I was raised in a church-going Roman Catholic family with wonderful, devout parents. A grandmother of Ukrainian descent often told me about the “Byzantine” church as a child which sparked an interest in eastern Christianity.
It was during a 2 month stay in Jerusalem in 1977 as a college student that I was able to learn more about the rich history of the Church both from a Latin and Eastern perspective, although this journey produced more questions. Studying at the Catholic Franciscan University in Steubenville, Ohio, a church history theology class answered many questions for me. However, coming to the realization that Roman Catholic ecclesiology was not well founded nor defensible, I began discussions with both Roman Catholic priests and Orthodox priests. My question was, “I know who Christ is but what about His Church?”
Finally in 1980 after 2 years of reading, discussions and intense soul-searching, I was convinced that the Orthodox Church is Christ’s Church as the Apostles and early church Fathers knew and envisioned her to be. I was received into the Orthodox Church at St. Mark’s parish in Bethesda, Maryland, by Fr. Basil Summer, himself a convert to Orthodoxy from the Lutheran faith. From 1982-1985, I studied at St. Vladimir’s Seminary where I had the blessing to learn from Fr. John Meyendorff, Fr. Alexander Schmenann and Fr. Thomas Hopko. I was married in 1983 and was ordained to the diaconate in 1984 by Archbishop JOB. In 1988, he ordained me to the priesthood. I have served in parishes in New England, a 3 year term as a US Navy chaplain with the Marines, and for the past 16 years at Holy Trinity parish in Springfield, Vermont as pastor.
The theology, liturgical life and spirituality of Orthodox Catholic Christianity, are for me without question, historical and authentic Christianity, the life in the One, Holy and Catholic Church. For those seeking the fullness of following Jesus Christ, they will find His Church in the Orthodox Church, a foretaste of Paradise, the Kingdom of God which is to come.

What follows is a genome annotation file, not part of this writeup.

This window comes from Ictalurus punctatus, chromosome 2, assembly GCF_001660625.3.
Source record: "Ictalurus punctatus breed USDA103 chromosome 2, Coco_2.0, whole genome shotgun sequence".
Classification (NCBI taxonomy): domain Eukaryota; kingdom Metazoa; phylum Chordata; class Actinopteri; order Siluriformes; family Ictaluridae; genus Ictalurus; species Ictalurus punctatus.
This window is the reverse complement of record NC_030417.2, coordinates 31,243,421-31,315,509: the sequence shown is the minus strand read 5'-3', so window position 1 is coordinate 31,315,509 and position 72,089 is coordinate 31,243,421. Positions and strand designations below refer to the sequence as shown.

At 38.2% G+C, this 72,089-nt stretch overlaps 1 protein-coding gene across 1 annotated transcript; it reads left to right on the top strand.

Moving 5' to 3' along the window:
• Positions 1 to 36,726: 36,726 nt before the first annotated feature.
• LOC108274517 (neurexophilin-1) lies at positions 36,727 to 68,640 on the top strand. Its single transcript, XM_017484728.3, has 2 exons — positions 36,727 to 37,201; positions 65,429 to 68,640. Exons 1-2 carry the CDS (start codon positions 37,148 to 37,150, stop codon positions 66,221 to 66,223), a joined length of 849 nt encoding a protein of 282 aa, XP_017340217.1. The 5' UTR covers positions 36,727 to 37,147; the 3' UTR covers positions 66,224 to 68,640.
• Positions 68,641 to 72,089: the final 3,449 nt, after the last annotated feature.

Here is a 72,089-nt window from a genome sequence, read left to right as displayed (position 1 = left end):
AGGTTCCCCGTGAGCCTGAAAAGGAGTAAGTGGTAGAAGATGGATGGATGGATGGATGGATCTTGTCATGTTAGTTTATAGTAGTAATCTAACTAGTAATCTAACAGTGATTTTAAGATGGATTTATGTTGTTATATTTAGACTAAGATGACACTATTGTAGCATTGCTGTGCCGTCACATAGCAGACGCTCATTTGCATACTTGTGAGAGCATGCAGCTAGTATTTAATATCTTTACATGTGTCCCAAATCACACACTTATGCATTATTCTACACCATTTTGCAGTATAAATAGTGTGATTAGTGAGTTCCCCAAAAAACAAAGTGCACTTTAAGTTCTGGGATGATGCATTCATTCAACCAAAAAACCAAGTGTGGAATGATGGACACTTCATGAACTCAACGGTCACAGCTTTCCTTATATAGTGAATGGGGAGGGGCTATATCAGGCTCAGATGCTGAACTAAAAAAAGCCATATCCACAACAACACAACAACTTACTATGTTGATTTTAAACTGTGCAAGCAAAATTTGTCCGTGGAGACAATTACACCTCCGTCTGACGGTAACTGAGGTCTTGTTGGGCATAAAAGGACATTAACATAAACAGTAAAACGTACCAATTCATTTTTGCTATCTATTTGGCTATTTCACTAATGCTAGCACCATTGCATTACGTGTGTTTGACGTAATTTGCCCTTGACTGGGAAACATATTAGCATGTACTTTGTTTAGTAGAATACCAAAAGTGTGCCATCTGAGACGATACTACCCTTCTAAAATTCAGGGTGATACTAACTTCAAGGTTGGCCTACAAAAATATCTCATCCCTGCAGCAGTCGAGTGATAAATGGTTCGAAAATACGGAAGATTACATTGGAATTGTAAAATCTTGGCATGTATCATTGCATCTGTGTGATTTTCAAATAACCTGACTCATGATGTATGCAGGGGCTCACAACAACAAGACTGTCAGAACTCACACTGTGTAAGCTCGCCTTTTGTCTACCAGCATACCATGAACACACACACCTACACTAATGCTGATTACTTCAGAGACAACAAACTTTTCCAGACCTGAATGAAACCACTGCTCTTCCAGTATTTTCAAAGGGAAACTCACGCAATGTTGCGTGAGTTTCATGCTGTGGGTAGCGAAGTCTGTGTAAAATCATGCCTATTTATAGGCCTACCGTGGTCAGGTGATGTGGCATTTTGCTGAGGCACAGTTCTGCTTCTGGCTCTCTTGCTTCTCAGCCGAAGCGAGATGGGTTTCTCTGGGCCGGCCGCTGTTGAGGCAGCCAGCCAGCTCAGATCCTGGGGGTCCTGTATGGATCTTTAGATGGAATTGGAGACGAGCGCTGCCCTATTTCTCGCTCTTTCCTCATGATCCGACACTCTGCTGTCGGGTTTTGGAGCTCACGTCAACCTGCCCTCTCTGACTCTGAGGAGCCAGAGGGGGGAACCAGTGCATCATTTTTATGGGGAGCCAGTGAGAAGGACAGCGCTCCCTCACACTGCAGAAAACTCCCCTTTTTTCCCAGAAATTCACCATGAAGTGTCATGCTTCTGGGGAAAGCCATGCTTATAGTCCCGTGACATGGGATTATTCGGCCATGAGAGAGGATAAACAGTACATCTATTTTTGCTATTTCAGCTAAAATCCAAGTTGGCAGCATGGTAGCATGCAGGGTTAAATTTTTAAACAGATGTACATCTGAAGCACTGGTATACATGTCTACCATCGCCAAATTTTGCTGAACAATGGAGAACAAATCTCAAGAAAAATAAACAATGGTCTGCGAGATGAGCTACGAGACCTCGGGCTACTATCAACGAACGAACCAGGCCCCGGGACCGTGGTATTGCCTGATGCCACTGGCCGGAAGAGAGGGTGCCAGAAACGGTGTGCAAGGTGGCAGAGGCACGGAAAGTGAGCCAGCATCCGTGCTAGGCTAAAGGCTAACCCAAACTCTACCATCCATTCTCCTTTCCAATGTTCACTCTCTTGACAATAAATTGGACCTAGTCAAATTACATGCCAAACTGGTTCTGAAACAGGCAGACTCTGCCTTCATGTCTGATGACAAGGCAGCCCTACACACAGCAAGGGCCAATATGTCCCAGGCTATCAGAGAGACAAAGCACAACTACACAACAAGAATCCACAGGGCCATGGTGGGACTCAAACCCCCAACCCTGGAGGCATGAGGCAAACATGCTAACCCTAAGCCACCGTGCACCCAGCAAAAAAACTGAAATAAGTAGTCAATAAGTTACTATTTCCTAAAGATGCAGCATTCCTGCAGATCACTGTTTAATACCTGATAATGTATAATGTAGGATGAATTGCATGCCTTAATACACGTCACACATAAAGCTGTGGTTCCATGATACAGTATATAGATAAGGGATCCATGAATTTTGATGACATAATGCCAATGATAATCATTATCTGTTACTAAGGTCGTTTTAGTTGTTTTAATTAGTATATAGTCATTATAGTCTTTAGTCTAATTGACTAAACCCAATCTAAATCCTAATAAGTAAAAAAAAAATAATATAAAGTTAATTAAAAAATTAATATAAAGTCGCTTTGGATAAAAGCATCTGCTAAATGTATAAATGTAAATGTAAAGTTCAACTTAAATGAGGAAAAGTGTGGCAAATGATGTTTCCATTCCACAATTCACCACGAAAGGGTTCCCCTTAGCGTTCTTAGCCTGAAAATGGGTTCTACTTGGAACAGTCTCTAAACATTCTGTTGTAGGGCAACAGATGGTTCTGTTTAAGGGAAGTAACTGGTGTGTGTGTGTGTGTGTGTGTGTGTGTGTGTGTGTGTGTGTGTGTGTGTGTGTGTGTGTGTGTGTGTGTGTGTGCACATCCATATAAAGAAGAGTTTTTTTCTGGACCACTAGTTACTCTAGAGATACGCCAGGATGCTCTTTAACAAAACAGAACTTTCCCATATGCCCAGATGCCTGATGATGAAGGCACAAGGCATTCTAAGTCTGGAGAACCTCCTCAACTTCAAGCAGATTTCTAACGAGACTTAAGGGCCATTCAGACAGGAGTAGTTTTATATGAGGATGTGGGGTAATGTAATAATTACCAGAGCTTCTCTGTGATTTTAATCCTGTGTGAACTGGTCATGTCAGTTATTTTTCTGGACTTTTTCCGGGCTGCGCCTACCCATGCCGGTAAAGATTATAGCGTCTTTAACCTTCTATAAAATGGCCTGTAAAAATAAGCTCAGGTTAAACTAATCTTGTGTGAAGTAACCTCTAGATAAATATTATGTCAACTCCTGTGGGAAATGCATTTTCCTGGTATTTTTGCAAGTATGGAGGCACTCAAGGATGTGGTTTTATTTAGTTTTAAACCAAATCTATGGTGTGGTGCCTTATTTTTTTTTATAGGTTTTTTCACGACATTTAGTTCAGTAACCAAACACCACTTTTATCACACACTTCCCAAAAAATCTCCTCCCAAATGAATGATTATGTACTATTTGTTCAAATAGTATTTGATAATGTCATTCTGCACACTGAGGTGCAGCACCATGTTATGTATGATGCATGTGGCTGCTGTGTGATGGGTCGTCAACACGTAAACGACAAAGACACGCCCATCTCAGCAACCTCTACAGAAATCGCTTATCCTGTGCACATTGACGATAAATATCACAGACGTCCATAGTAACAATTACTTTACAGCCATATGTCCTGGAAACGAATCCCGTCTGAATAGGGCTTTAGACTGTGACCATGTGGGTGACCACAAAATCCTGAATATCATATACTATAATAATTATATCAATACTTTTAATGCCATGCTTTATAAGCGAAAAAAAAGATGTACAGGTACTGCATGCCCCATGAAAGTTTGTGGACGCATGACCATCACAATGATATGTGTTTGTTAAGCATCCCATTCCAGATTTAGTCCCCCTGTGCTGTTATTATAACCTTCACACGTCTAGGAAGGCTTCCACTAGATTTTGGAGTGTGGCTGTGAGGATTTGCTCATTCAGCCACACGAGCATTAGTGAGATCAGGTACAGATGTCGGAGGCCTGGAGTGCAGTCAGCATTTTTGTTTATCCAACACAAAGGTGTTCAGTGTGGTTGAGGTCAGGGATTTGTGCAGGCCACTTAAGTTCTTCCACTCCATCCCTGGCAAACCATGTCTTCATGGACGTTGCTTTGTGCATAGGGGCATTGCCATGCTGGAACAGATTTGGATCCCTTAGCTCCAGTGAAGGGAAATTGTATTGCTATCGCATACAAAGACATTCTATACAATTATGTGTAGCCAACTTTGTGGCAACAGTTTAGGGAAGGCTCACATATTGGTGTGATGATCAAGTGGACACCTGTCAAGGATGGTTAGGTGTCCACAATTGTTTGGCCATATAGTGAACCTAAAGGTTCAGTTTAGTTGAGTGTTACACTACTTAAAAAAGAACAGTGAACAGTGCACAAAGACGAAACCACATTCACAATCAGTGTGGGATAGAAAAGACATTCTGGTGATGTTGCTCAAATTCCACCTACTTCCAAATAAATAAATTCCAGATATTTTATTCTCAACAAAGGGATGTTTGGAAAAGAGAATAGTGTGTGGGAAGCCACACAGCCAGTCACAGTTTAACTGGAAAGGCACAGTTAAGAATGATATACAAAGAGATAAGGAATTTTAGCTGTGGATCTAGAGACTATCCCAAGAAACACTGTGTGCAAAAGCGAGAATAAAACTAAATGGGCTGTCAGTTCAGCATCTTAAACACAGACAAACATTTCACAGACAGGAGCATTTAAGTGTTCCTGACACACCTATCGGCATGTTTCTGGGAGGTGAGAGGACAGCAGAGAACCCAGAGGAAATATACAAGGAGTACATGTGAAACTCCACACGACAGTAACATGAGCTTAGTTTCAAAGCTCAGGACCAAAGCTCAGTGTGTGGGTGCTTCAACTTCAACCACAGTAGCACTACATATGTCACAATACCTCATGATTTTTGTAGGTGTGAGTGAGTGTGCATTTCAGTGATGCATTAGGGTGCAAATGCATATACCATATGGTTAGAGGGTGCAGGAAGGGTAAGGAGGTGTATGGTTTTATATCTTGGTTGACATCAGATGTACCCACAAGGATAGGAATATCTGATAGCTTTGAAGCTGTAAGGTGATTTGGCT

My journey to Orthodoxy was a culmination of experiences leading to finding the peace in my heart I could never attain. I grew up in a Catholic family that went to church every weekend. I attended parochial school for 8 years and loved the reverence and respect of the service. I was drawn to its tradition but the sense of personal meaning and relationship with God was missing.
I went to a Protestant youth group in high school and found that personal relationship, but felt that the rigid ideas on social issues like what music to listen to was too pushy for me. I also didn't like the idea of prayer as an elaborate display of emotion. I stopped going, but learned from the experience the light that shines through people who have a strong faith. I met wonderful people there with an open heart to others and a thoughtfulness I had never experienced in connection with God.These were things I didn't see in Catholicism. In Catholicism faith by works could be easily seen, but the source of the charity I always felt came from being a good person, not from God shining in you and feeling compelled to do charity.
I longed to develop my spiritual life in college and found Messiah College, a place that fostered my faith and challenged my mind. Again I met people who I could discuss faith issues, share faith journeys, and be uplifted. During this time I church hopped at different Protestant churches for a few years and found great aspects of each church. One encouraged applying Christian values to daily life and this really appealed and spoke to me, but I felt like the central beliefs didn't appeal to me in these churches, just the atmosphere and the message of the service. In my senior year I got back to my Catholic roots, even asking my mother for the canon of the Catholic church and reading sections of it, and found the reverence again, but it wasn't enough. I continuted to go to Mass even after college with my family, but felt disconnected from the service.
It wasn't until I met my husband and started going to the Orthodox church his dad was part of that I felt my journey was coming to an end. It was familiar to me, yet hard to connect to on a personal level. When I read Mountain of Silence and the Way of the Pilgrim it all made sense. Orthodoxy combined all the pieces I was looking elsewhere for. By developing a personal relationship with God, one feels close to Him, and wants to please Him. Thereby, one's light shines forth and wants to do good works as a result of loving God. The traditions, reverence, and prayers of the service all are tools to help foster and develop one's relationship with God as well. So I was able to find the wholeness of faith I was seeking. I finally found a home for my heart.